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Neuro-Affirming Language

Let’s talk about language.


The autistic community is reclaiming their identify to be positive, respectful, and inclusive. This simply boils down to kindness and compassion. 


Many autistic people strongly prefer to use identity first language, such as 'I’m an autistic person’. 


No, I’m not standing on a rainbow… (as in ‘a person on the spectrum’)…


No, I haven’t caught a disease (as in, ‘a person with autism’)… 


No, I’m not living with some monster (as in, ‘a person living with autism’)…


Instead, it’s simply: ‘I am autistic’. 


And hopefully proudly autistic too! 


Autism dictates many things. How you think, feel, and interact with others and the world. It’s not just a part of you, it’s all of you. You can’t remove a brain or change a neurotype. 


Let’s also clear up some other points about language… 


  • '‘tism’ or ‘a little bit of the ‘tism’

    • Please don’t use this term unless you’re autistic. It’s cruel as it’s often used as a put-down and is therefore insensitive. 


  • ‘ASD’ and ‘disorder’

    • Drop the ‘D’. Autism is simply a different way of thinking, feeling and interacting. 


  • ‘Red flag’

    • There is no need to use a term like ‘red flag, such as ‘hyperlexia is a red flag for autism’. A ‘red flag’ signifies danger, or a warning. 


  • ‘High functioning or low functioning’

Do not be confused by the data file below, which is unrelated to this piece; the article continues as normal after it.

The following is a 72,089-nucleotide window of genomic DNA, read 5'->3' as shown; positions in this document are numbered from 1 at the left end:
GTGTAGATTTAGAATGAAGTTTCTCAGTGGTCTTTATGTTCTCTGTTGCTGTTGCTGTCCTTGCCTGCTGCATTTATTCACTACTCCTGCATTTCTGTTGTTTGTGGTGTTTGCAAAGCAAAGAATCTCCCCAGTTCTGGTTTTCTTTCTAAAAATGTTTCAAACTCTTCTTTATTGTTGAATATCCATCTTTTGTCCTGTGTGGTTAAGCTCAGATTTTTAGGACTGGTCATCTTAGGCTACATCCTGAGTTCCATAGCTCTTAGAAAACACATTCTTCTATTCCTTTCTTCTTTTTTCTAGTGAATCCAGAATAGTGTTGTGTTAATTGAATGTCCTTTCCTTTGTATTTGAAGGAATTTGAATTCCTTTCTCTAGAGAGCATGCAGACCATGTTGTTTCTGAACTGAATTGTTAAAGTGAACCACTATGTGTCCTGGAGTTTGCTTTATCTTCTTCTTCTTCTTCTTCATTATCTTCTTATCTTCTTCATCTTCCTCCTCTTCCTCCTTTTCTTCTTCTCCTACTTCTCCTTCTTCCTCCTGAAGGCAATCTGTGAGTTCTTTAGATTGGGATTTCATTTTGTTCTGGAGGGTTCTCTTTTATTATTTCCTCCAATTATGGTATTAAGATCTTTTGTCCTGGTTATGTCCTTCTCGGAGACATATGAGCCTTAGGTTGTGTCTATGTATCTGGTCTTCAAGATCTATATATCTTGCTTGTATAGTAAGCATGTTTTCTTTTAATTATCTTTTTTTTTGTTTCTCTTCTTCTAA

• This creates an ‘us vs them’, where "high functioning autistics" often have their support needs ignored, whilst "low functioning autistics" generally have their strengths ignored. We need to use ‘low needs’ and ‘high needs’ instead. 


  • Mild or severe 

    • It's not about having a mild or severe case of autism- it's simply 'autistic'.


  • ‘Special needs’

    • This feels infantilizing to describe needs as “special.” Instead, use the term “disabled” on the grounds that it does not gloss over struggles. 


  • Diagnosis or ‘self-diagnosis’. 

    • Diagnosis is used for a medical condition or disorder. Let’s start using ‘identification’ or ‘discovery’ or ‘self-identification. 


  • Asperger’s or aspie 

    • I would imagine that most people have now heard about what Hans Asperger did to huge amounts of autistic people- if not, please check out the research. 


  • ‘At risk’

    • At risk of what? Being too kind? Being too empathetic? Being really perceptive? Where is the risk? 


When using language, we need to ask ourselves: if I was having a chat in person with my autistic friend, would I use this term? Is my language kind and respectful? Is my language sounding like autism needs to be fixed or cured? 


It's simply 'He/she/they are autistic'.


It's about thinking, feeling and interacting differently. 


And neurodivergent people deserve more respect from others. 

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